How To Sell Nebraska Property For Medicaid Eligibility
I’m Ben Souchek with The Sierra Group and Home Downsizing Solutions, and we provide multiple solutions for home sellers, such as, of course, our primary solution is to buy houses direct for individuals to make that as easy as possible. Through our affiliated agents, we also provide traditional home selling services, to list the property on the market and sell it in a conventional manner.
And today I’d like to welcome Nate Watson, who is with the Nebraska Department of Health and Human Services. And the reason I wanted to bring Mr. Watson on today, is that from time to time, we work with individuals that have a home, probably their last asset that they need to sell to become eligible for Medicaid.
And I don’t know all the ins and outs of that. And so I wanted to bring an expert on today, and would also just like to state that as we’re recording this, it’s in July of 2020. And so what may happen next week or next month or 12 months from now may not be applicable to what we’re discussing today, since laws are always changing.
But Nate, welcome to our call today. And if you’d like to, introduce yourself and then we’ll get started on questions.
Nate Watson: Sure. Thank you for inviting me to speak with you today, Ben. I’m Nate Watson, I’m the Deputy Director for Policy and Regulations within the Division of Medicaid Longterm Care, which is itself a part of the Nebraska Department of Health and Human Services. And so I predominantly work on the policy that we enact to ensure that Nebraska Medicaid stays in compliance with the various and myriad state and federal laws that apply. And there are a lot that apply to Medicaid, both on the state and federal level.
Plus we also write the state level regulations. And we also work with the other parts of Medicaid and across the whole department of DHHS on the various policies, how we implement our policies. And so we’re always very pleased to provide good customer service, to provide general information to folks.
I just need to say that I, of course, can’t give a business, I’m a lawyer by trade, I can’t give legal advice in these situations of course. Or can endorse private products. And no one’s asking me to, but I need to say that. Just so the expectations are clear. But I really want you to know that I’m very pleased to provide you some general information about this important topic.
Ben Souchek: And yes, I thank you for stating that and I will state it too, just so that if anybody is watching, there’s no misunderstandings that Mr. Watson is not on here to endorse our company. But because we deal with these situations from time to time, I wanted to have someone that was an expert in this field to provide the education and information to our potential clients. So, yes, we’ll make sure we state that very clearly.
Nate Watson: All right. Thank you.
What Are Some Common Items Home Owners Need to Know To Become Medicaid Eligible?
Nate Watson: So it’s important to know that there are some federal rules that start to apply in a situation where someone is either applying for Medicaid for the first time and wants to go into a skilled nursing facility. That’s what in the trade they are called, and what in Medicaid speak, if you will, it’s called. In regular English, a lot of people say nursing home. In this context, they mean the same thing. And so, if an individual is wanting to go into a nursing home or any other sort of what we call institutionalized care, and they want Medicaid to pay for it, there are certain rules that start to apply called the Deprivation of Resources rules.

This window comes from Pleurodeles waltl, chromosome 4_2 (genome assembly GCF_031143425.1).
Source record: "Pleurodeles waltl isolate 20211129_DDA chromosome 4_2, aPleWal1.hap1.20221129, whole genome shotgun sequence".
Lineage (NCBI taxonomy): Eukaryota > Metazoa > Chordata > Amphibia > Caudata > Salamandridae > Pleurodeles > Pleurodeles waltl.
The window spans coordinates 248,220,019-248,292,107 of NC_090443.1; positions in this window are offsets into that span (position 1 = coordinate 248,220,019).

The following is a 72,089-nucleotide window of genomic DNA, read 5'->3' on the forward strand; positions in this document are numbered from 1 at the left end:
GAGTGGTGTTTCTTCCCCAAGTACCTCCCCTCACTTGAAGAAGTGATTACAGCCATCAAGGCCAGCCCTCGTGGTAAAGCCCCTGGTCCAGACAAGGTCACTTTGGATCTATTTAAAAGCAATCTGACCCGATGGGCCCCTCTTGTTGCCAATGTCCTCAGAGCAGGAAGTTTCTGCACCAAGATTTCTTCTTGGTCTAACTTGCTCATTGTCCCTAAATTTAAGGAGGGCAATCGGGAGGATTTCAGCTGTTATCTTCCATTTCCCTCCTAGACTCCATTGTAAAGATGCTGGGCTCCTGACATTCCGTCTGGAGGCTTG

Deprivation of Resources Rules
And usually we just shorthand that as Deprivation. And what we mean by that is ever since 1993 Congress, when they passed a law and then they further tightened it in a law that’s from 05 that was signed by the then president in February of 06. It restricts the ability of folks to apply for Medicaid and then seek to have a nursing home paid for by Medicaid, if they’ve divested themselves of any resources. And by that, I mean real property or a lot of personal property. They’ve done that for less than fair market value. So they’ve either given something away, just flat out giving it away for free, say to a relative or whoever, maybe a grandkid or a adult child, or what have you. Or they part with it for less than fair market value like you sell a, I don’t know, $700,000 worth of farm ground for $1,000. Okay. So, that wouldn’t be fair market value.
So, that’s what we’re talking about to the extent something’s parted with for less than fair market value. If you do that within 60 months of either applying for Medicaid and you’re going into the nursing home, or let’s say you’re already on Medicaid and you were getting some services that weren’t institutionalized care, you were getting some help maybe with your doctor bills and stuff like that. But you weren’t going into a nursing home and now you are.
If you’ve parted with any of your resources, you or your spouse, by the way, if that applies, if that’s your situation and you’re married. You or your spouse part with resources for less than fair market value within 60 months of the month in which you apply, you’re going to face some considerable penalties where you’re going to have to, even if you’re found otherwise eligible, you’re going to have to sit out eligibility for, it really depends on how much you gave away.
Like if you sold, let me just give an example. You sold a farm that was worth for ease of math, a million dollars, and you sold it for 100,000, but it was really worth a million. Then the deprivation there is, in this example, 900,000. So you you’d have to just, even if you’re found otherwise eligible, you’d have to sit out the number of months.
And let’s say for the sake of math, the nursing home is 5,000 a month, which could be low, unfortunately things are expensive. But the cost of everything keeps going up. But in that example, the deprivation is 900,000. Let’s say the nursing home would otherwise cost 5,000 a month. So let’s say in that example, five goes into 120 times, and then 20 times nine, if you can see that the number of months there is substantial. And by my count, I believe that’s 180 months. Hopefully my math in my head is right. That 20 times the 900. But the number of months there that the person will be having to find ways to private pay is substantial.
So the real takeaway is that if an individual tries to part with something, if they’re thinking they’re going to need to have Medicaid and it’s within 60 months of going into the nursing home, and you would like to have Medicaid pay for it, and you’re otherwise eligible, then you can’t part for stuff for less than it’s worth, is the short answer.